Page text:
upon no morning
for no morning exists
in a city that has no seasons

the dove and the pigeon
both are birds
both have wings
both can fly

but one perches on the highest oak
one pecks for scraps
one lives long
in its white feathered glory
one is slain in the gutter

the dove and the pigeon
both are birds
both have wings
both can fly

but one flies no more
this one once free?
this one now captured
seen by (what we call a God above)
as ugly
as dumb
lower
the pigeon is not these school house
barn house
white house
insults
that we love to hate
we hate to love

both can coo
both can squawk
both can be quiet
or run amok
and cause terror in trampling feet
yet the feet still walk in a circle

becoming a buzzing background
while the doves
argue on skyscraper mountains
about where to dispose
(not disclose!)
the pigeon carcasses

now the skyscrapers
have black foundations
painted over in titanium white
our eyes are painted blind
our ears muffled
by the buzzing
there is no quiet
only white bees
drained of honey

Anya Van Arnam

Inventing New Landscapes

7 Aug

Meet Gabriella, one of the amazing teens to attend our Teen Writing Lab at the Austin Public Library this summer. Gabriella’s short story was inspired by a lesson that explored the idea of place and invited teens to imagine their own cities, consider the rules that keep them running, and describe what makes each city unique. Seeking inspiration, Gabriella says she glanced outside the library windows and was momentarily blinded by the sun reflecting off a car window. This is when her idea for the city of Nomalli was born!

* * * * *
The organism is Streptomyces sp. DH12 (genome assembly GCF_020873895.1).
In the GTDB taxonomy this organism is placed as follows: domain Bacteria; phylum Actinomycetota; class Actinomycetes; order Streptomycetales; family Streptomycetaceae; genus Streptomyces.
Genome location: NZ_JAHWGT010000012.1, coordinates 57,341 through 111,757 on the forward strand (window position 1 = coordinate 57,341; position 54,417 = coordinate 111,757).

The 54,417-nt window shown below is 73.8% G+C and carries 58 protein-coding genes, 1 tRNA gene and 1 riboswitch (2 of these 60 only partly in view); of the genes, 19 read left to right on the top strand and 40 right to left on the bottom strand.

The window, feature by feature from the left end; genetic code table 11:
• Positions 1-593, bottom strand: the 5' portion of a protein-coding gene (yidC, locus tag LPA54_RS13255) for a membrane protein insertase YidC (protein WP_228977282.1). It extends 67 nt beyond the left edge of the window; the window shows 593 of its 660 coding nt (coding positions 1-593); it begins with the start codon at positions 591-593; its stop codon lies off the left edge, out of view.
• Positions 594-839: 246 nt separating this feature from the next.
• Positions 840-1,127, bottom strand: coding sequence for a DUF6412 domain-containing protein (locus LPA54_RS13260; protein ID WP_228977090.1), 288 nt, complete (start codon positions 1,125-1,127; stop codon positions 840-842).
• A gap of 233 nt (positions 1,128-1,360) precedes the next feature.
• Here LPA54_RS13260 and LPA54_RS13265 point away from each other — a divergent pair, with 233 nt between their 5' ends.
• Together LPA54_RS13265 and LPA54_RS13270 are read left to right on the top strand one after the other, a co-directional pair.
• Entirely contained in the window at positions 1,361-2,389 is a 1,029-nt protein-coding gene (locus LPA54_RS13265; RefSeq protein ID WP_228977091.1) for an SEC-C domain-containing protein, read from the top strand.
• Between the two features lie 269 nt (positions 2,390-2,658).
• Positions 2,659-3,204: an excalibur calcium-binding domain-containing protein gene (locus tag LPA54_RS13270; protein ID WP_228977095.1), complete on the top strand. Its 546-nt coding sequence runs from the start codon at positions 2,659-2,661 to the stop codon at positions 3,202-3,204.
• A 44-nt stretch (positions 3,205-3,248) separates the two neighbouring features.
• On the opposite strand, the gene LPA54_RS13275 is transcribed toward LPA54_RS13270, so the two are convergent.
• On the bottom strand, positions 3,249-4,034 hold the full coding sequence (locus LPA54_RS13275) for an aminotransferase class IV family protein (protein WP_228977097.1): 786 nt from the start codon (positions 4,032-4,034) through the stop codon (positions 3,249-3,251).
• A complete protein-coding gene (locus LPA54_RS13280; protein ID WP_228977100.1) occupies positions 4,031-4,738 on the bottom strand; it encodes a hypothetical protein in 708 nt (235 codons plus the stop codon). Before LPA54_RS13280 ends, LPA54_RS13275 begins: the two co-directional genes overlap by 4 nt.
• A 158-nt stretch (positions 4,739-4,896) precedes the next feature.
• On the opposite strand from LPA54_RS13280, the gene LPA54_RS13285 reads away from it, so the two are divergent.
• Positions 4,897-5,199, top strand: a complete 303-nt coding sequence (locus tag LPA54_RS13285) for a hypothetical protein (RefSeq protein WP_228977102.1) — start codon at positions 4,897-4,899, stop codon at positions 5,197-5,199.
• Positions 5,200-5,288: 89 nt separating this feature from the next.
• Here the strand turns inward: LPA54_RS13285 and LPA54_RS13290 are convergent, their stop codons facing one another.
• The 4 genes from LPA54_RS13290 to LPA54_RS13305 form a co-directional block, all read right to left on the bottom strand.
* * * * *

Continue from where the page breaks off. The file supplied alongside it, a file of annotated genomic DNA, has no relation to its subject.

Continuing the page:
The City That Casts No Shadow

If you were to visit Nomalli, you would at once be astounded by the light. No brightness could ever compare to the glowing white city. You must wear special glasses or else fry your eyes to a crisp.

Everywhere you look, the tall, blazing buildings’ graceful yet forbearing gaze look down upon you, as if judging your every move. Strange floating discs pass by, transporting the fluorescent citizens about their business. The people are friendly once spoken to, but stare right through you, as if gazing at some faraway point of interest.

When walking in the streets, all is quiet except for the conversations of nearby people and high-pitched squeaking sounds that can only be heard when listening closely.

The road leading away from the shadowless city fades in brightness until street lamps must again be used. Night never comes in the city, only a slight dimming of the light. If only the beauty of Nomalli could be enjoyed by all, for the people of the city are blind.

Gabriella Erb
Grade 8, Austin Waldorf School

 

 

Hornsby Elementary

7 Aug